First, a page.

Saturday, 22 February 2020

London scales, York merchants

In York's Merchant Adventurers' Hall is a fine pair of scales, dated 1790. As well as the year, they also have the maker's details: De Grave London fecit [De Grave London made]. 

The scales were essential to the Merchant Adventurers, traders who [ad]ventured their money investing in overseas trade; many were mercers (cloth traders). As a guild company, they used their hall to transcact business from their founding in the fourteenth century. They also performed a regulatory function, regularly checking the city's scales and goods against standard weights and measures to ensure fairness. 

Charles De Grave had gone into business making scales in about 1767 and was still running the company when these scales went to York. 1790 was also the year he married his second wife Mary; she must have been younger than him, because she took over the business after his death in 1799 and remained in charge until her death in about 1840. The couple's son had joined as an apprentice in 1806, and in 1817 the business became known as Mary De Grave and Son; it was based at 59 St Martin's le Grand. That location was fortuitous: the General Post Office headquarters were established on the same street in 1829, and their proximity perhaps helped De Grave become the suppliers of post office scales. Other notable customers included the Exchequer, the Assay Office, and the Royal Mint; De Grave also manufactured scales to weigh everything from diamonds to jockeys. The company remained in the family - although the year after Mary's death, the firm became De Grave, Short and Co, and later De Grave, Short and Fanner - until it was taken over by Avery in 1922.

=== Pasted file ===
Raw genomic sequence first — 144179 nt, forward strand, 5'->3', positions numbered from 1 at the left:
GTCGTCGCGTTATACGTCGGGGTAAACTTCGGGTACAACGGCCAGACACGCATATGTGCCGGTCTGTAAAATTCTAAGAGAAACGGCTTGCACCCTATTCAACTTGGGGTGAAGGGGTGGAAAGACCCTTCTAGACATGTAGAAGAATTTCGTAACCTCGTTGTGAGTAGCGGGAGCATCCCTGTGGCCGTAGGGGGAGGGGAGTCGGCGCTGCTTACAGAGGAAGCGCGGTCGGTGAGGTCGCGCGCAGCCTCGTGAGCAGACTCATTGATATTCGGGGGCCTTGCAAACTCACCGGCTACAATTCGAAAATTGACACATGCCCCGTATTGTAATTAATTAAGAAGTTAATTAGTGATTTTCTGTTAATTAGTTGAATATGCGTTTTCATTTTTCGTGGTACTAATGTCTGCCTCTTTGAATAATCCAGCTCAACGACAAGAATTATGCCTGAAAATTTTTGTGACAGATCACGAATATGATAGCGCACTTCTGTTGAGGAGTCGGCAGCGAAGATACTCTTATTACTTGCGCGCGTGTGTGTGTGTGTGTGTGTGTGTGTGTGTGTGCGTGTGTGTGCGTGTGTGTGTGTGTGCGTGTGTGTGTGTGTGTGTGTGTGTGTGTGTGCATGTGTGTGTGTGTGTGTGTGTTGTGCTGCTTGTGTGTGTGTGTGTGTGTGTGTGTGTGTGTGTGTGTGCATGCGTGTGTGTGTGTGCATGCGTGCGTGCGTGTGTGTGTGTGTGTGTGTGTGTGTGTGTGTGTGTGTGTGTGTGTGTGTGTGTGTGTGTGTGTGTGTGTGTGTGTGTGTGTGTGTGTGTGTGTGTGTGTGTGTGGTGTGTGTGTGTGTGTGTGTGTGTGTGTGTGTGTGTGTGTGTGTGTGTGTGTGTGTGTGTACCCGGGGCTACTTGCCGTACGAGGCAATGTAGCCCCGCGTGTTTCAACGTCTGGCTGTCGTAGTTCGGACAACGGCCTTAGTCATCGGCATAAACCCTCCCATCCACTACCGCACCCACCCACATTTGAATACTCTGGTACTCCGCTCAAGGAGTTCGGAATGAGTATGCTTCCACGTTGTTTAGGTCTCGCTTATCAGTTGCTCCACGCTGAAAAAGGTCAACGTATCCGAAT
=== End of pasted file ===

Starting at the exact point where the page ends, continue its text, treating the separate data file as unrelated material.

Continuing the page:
Saturday, 1 February 2020

Ghost signs (140): Portsea ghost

Above Demon Dave's barber in Bishop Street, Portsmouth are the faded remnants of a ghost sign. Having been painted over, it's difficult to decipher. However, there are some important clues: 
It's tempting to take that first word and assume that this sign advertised a general stores. However, a search for the most likely proper name revealed a rather different business - and one with a long history.